Cancer Research UK and Action on Smoking and Health have written to Jeremy Hunt MP, telling him that ending smoking would save the NHS billions of pounds. Both of the charities recognise the key role electronic cigarettes have played in reducing the UK’s smoking rate and supported the call made in last year’s Khan Review to do more to invest in the promotion of vaping to adult smokers.
Analysis published by Cancer Research UK found that one person per minute is admitted to hospital in England because of smoking. In addition, it says that 75,000 GP appointments are filled each year with smokers needing treatment for their smoking related ailments.
“Smoking remains the biggest cause of cancer and death and uses a considerable amount of NHS resource”, Cancer Research UK said.
Action on Smoking and Health said: “The evidence shows that what is needed is an updated comprehensive strategy. Javed Khan’s Independent Review published in June 2022, recommended such a strategy.”
The Khan Review made the increased promotion of vaping as one of its four key recommendations.
Cancer Research UK points out that tobacco taxes raise £11 billion each year, but this is far outweighed by a £21 billion cost that smoking causes the health service. Smoking causes an estimated 500,000 hospital admissions per year in England alone, it says.
Michelle Mitchell, chief executive of Cancer Research UK, said: “In his forthcoming budget, the Chancellor has the chance to reduce the number of people suffering with and dying from smoking-related cancers, grow the economy, and best use NHS resources in England.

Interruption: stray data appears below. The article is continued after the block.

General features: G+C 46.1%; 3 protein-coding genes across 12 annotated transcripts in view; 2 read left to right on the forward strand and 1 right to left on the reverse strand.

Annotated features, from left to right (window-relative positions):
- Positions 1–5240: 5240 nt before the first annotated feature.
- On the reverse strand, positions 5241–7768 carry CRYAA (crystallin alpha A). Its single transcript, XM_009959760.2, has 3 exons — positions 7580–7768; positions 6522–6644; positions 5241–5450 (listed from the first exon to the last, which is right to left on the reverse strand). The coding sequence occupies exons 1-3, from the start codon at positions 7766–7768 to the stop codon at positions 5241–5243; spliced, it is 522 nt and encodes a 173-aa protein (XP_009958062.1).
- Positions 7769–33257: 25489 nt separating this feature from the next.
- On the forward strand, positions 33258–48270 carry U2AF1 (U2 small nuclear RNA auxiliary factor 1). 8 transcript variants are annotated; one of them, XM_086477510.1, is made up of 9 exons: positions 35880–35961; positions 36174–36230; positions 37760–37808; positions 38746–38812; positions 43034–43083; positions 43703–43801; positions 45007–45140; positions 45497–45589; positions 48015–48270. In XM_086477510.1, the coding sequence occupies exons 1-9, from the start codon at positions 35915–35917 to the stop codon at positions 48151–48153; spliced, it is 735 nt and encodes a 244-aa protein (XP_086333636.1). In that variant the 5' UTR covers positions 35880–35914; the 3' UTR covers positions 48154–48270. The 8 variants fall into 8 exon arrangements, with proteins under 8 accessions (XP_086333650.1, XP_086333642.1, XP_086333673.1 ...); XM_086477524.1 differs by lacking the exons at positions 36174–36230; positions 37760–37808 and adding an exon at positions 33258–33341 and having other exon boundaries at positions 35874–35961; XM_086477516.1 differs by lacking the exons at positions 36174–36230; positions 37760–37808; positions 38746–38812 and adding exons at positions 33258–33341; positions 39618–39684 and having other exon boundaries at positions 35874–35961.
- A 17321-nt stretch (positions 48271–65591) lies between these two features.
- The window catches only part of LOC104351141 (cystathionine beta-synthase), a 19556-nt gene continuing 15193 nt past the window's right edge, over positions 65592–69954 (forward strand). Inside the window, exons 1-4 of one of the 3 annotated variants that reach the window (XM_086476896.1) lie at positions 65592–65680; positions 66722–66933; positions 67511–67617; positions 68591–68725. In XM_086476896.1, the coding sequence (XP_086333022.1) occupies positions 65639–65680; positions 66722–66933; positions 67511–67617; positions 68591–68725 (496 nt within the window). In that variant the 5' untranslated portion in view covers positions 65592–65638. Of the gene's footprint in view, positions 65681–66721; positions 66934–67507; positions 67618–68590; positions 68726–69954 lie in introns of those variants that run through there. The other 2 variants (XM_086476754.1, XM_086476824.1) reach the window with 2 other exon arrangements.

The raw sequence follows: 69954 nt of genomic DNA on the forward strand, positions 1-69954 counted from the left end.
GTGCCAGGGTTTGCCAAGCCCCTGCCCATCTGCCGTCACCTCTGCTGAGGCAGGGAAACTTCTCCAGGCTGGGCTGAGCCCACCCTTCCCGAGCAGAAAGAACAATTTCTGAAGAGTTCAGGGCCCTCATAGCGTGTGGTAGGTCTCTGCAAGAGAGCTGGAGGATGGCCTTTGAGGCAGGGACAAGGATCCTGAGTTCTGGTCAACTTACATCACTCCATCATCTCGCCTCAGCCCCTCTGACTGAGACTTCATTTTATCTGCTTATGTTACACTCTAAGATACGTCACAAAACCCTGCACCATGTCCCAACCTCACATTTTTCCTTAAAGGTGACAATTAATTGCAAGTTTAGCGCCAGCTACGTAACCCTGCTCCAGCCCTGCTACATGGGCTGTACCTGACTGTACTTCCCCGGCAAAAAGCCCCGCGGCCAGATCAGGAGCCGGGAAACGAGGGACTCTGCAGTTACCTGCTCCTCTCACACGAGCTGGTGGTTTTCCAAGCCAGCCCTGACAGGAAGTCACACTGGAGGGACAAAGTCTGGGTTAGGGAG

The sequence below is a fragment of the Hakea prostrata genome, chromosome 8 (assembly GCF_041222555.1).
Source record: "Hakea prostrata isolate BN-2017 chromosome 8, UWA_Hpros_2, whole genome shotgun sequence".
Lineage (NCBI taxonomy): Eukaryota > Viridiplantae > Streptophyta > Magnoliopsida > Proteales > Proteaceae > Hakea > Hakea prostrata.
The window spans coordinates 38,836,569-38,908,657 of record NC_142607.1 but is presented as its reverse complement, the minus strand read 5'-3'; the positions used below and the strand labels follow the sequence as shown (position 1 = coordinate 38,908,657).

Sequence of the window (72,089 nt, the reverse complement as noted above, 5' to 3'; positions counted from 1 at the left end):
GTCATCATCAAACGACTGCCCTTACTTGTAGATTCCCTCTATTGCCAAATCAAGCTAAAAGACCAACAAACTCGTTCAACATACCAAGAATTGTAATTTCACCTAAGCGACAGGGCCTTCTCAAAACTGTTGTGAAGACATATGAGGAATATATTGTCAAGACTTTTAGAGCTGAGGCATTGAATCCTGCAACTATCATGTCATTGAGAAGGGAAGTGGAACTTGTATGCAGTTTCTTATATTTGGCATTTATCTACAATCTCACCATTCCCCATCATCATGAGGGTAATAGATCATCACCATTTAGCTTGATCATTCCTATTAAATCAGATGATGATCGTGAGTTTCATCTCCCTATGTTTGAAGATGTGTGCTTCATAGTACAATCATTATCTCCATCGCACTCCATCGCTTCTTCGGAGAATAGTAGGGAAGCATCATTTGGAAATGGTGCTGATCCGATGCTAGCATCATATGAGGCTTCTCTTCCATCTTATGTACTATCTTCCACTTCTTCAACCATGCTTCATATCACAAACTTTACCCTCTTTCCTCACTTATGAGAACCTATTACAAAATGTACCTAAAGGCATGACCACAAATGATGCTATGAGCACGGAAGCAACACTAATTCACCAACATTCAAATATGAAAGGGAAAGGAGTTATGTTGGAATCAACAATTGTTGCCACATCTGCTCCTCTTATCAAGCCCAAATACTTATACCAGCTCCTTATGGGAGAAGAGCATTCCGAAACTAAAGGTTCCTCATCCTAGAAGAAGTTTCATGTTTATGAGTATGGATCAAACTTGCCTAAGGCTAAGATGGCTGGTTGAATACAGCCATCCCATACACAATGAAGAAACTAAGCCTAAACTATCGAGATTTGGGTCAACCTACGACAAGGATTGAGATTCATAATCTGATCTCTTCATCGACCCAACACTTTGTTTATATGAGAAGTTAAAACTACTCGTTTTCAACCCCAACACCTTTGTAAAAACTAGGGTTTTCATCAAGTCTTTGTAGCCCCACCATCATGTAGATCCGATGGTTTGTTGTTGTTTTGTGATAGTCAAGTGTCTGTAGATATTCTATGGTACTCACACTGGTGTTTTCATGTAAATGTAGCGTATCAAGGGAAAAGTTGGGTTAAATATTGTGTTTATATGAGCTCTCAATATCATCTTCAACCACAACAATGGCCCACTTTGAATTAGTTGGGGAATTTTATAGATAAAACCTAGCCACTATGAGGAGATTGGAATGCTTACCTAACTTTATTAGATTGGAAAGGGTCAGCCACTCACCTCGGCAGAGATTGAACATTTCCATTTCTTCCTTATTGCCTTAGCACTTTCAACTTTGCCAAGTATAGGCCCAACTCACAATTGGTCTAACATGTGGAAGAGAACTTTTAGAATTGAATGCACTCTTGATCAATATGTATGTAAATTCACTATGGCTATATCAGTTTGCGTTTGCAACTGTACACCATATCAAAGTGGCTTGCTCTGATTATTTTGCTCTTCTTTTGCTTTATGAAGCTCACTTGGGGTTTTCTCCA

“Jeremy Hunt must grasp this opportunity to be bold with tobacco control and establish a Smokefree Fund to pay for these measures – and if required, make the tobacco industry, not the taxpayer, pay for the harm it causes to our nation’s health, and our health service.”
Action on Smoking and Health suggests the Chancellor should introduce a new tax on disposable ecigs: “We recommend making e-cigarettes an excisable product and setting a tax on disposable vapes, while retaining a zero rating for the re-chargeable and refillable products which are the main products used by adult ex-smokers who used e-cigarettes to help them quit.”
In addition, Cancer Research UK sent an open letter to the Chancellor of the Exchequer that it had members of the public co-sign.
The letter called for the publication of a new Tobacco Control Plan for England, something the government has been promising for over a year.
Incorporating the Khan Review’s proposals for e-cigarettes would cost the government an additional £125 million per year, but a cost benefit analysis discovered that if vaping helps end smoking, society would be better off to the tune of £775.7 billion over the ensuing 50 year period.
“The UK Government has a duty to act to prevent young people from starting to smoke and fund stop smoking services to help people quit. Government action on this would give us hope for a brighter future,” Cancer Research UK said.